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The outbreak of the mosquito-borne Zika virus in Brazil and other South American countries has raised concerns that the virus could possibly spread throughout the United States.
Cases among travelers returning to mainland U.S. have already been reported and these instances are seen increasing by the U.S. Centers for Disease Control and Protection, which warned last week that imported cases could cause the virus to spread in some areas of the country.
The latest cases of the Zika virus were reported in Arkansas, California and Virginia. In these instances, the residents who had tested positive for the virus had recently traveled outside the country.
The World Health Organization warned this week that the outbreak would likely reach all countries and territories in the Americas with Aedes mosquitoes, which transmit the virus.
Though this mosquito is typically found in tropical locations, the mainland U.S. does have Aedes species mosquitoes that can become infected with and spread Zika virus, according to the CDC. The virus is transmitted when an Aedes mosquito bites a person with an active infection and then spreads the virus by biting other individuals. During the time when those people have symptoms, they can then become carriers.
The most common symptoms of the virus are fever, rash, joint pain and red, itchy eyes, according to the CDC. Symptoms are usually mild and last several days to a week, however, many people who have Zika will not experience symptoms.
To stop the further spread of the virus, the CDC on Tuesday added the United States Virgin Islands and Dominican Republic to the expanding list of territories and countries that have experienced Zika outbreaks. The 22 other countries on the list include popular vacation destinations such as Puerto Rico, Mexico and Barbados.
The outbreak has led to reports of increased numbers of women in Brazil giving birth to babies with microcephaly, a rare condition that causes the brain to develop abnormally in the womb and results in a very small head.
In addition, there are reports of adult Zika sufferers subsequently developing Guillain-Barre syndrome, another rare but serious nervous system disorder that can cause muscle weakness, poor coordination and paralysis.
No direct links between Zika and Guillain-Barre syndrome have yet been established. It is unclear if the virus can be transmitted from mother to child during pregnancy or birth.
Since there is no vaccine or specific drug to treat Zika, stopping travel to locations that have Aedes mosquitoes is the primary form of preventing the virus from spreading to the United States.
"Currently, I am telling my pregnant patients not to travel to locations where the Zika virus has been identified," said Dr. William Schweizer of the Department of Obstetrics and Gynecology at NYU Langone Medical Center. "If we are treating mothers who have a history of traveling to these places, we are having them get more frequent ultrasounds to make sure their babies are growing properly. I am also giving my patients other practical advice like having them purchase travel insurance."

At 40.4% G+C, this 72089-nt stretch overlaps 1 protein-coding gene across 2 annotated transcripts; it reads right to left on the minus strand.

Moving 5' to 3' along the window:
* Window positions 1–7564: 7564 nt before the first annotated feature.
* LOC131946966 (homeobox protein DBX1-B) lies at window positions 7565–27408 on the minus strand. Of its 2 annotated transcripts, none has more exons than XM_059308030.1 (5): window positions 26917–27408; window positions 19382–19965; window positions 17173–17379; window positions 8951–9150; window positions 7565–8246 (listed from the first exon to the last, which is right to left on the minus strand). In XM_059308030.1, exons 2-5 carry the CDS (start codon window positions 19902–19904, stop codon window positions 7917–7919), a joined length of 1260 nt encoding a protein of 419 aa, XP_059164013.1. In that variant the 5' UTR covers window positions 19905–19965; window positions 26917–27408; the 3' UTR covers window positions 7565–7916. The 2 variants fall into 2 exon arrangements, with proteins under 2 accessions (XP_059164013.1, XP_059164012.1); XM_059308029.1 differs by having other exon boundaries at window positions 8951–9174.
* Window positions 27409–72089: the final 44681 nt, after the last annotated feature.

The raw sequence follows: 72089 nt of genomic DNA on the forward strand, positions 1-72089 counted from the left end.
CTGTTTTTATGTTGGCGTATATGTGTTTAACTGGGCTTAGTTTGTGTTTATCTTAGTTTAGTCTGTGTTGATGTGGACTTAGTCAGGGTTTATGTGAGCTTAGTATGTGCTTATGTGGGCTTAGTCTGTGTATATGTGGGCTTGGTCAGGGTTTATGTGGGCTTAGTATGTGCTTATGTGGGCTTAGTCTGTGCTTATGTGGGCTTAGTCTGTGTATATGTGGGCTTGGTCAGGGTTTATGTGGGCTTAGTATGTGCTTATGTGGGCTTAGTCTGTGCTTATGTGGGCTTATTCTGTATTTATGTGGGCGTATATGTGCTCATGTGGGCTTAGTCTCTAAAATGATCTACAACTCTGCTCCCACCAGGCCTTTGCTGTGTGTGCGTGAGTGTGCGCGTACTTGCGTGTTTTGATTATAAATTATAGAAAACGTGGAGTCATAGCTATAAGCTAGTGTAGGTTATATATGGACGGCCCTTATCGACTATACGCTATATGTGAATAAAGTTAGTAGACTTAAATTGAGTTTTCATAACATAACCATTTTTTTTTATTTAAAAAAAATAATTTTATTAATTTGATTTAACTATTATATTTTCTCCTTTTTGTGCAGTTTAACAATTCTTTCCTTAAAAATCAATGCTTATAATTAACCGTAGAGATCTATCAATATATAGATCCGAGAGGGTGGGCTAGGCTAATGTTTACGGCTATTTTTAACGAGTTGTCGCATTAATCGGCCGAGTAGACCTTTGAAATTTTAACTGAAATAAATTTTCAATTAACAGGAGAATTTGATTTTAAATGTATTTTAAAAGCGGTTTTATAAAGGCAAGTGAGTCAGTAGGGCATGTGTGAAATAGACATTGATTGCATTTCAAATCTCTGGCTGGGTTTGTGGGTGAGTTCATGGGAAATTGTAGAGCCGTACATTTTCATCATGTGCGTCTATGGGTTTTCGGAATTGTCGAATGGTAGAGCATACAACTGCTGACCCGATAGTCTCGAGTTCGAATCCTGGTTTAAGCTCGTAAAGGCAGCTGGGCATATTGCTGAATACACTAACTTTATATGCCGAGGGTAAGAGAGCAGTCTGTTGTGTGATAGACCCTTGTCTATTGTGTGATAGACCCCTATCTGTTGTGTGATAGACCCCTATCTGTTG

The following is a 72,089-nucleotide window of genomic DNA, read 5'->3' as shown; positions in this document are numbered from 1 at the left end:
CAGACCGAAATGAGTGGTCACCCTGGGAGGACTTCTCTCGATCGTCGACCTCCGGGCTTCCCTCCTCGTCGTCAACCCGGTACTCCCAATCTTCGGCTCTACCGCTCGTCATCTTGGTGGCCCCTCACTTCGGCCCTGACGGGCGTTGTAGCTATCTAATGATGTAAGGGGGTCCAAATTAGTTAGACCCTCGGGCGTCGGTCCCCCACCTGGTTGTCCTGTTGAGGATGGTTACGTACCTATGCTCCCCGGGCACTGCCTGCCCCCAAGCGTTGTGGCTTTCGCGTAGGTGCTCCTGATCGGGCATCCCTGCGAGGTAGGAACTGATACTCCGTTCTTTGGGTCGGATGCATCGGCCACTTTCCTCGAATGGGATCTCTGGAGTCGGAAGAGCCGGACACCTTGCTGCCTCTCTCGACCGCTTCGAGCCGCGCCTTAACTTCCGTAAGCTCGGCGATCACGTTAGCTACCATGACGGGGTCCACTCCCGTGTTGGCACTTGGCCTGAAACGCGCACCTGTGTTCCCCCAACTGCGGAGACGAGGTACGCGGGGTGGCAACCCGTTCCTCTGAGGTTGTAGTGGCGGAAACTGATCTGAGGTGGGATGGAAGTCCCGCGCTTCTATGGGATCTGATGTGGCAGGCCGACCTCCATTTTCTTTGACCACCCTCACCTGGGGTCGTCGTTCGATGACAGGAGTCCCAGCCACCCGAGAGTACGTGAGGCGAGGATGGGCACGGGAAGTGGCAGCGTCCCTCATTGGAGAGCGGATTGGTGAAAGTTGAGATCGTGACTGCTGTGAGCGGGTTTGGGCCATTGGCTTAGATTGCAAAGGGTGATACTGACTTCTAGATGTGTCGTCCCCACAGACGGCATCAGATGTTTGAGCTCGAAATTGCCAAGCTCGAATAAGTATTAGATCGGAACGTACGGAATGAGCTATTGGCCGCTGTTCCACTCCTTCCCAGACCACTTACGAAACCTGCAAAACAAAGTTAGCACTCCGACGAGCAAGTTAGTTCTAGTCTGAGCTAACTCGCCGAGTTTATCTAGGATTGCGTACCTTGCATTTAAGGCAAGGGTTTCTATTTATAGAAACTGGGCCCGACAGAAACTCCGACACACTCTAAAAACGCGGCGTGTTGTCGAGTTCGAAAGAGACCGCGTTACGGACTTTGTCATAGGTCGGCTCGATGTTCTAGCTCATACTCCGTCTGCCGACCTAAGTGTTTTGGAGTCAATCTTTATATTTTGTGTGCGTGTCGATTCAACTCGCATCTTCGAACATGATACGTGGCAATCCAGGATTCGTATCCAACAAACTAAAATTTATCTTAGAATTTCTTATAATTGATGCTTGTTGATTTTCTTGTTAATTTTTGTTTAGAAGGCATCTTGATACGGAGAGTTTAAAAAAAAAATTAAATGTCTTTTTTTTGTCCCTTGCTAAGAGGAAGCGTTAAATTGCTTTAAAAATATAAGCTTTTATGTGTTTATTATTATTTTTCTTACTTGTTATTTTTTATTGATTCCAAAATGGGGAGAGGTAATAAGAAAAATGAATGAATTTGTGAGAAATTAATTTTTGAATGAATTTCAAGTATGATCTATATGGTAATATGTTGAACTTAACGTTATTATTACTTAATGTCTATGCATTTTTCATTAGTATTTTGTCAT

United Airlines recently announced that they would allow customers who are worried about the virus to postpone or cancel their trips if they have purchased tickets to Zika-affected areas. American Airlines also began to issue refunds to pregnant passengers holding tickets to El Salvador, Honduras, Panama or Guatemala, according to a spokesman.
If people are living in places with Aedes mosquitoes, they are advised to use insect repellent, wear long-sleeved, light-colored clothes and use insect screens or mosquito nets while inside. To help control the mosquito population, people should cover domestic water tanks, unblock drains, avoid accumulating garbage and avoid allowing water to stagnate in outdoor containers such as flower pots.
Some affected countries have called on women to delay pregnancy because of the possible link to microcephaly. El Salvador has suggested that women wait until 2018, while Colombia, Ecuador and Jamaica (where the virus' presence is unconfirmed) have called for shorter delays, according to media reports.
"I would advise everyone to be cautious about exposure, but that type of response does not seem reasonable," said Dr. Glenn Hardesty, an emergency room physician with Texas Health Arlington Memorial Hospital. "Right now, I think that many people are very sensitive to emerging diseases. I think it is good, though, that the CDC is raising awareness about mosquito-borne illnesses in general."
Aedes mosquitos also spread the more-common dengue fever and chikungunya. Zika symptoms are similar to these viruses but milder, including fever and skin rash, usually accompanied by conjunctivitis and muscle or joint pain.
While it is difficult to estimate the exact probability of the Zika spreading, the virus is worrisome because the most important aspect of its prevention is avoidance, added Hardesty.
"Until we come up with some way to treat the virus, avoidance is key," Hardesty said.
— CNBC's Katy Barnato contributed to this report.